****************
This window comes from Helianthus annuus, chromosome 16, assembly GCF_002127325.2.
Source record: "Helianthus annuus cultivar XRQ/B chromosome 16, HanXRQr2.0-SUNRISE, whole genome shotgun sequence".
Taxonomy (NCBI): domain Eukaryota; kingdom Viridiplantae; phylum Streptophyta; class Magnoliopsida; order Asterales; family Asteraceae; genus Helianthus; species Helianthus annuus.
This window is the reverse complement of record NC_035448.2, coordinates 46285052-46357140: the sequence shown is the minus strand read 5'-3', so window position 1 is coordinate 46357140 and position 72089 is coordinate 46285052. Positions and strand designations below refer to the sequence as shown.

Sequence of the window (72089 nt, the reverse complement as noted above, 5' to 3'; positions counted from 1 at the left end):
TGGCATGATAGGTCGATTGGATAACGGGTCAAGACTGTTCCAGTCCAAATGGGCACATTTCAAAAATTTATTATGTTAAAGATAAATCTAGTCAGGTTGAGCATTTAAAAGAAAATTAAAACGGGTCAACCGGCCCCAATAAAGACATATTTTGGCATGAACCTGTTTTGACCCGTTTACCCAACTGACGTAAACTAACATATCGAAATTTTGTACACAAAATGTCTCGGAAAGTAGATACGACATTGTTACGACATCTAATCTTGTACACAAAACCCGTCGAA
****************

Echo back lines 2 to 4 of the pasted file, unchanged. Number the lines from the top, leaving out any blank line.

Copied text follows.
Source record: "Helianthus annuus cultivar XRQ/B chromosome 16, HanXRQr2.0-SUNRISE, whole genome shotgun sequence".
Taxonomy (NCBI): domain Eukaryota; kingdom Viridiplantae; phylum Streptophyta; class Magnoliopsida; order Asterales; family Asteraceae; genus Helianthus; species Helianthus annuus.
This window is the reverse complement of record NC_035448.2, coordinates 46285052-46357140: the sequence shown is the minus strand read 5'-3', so window position 1 is coordinate 46357140 and position 72089 is coordinate 46285052. Positions and strand designations below refer to the sequence as shown.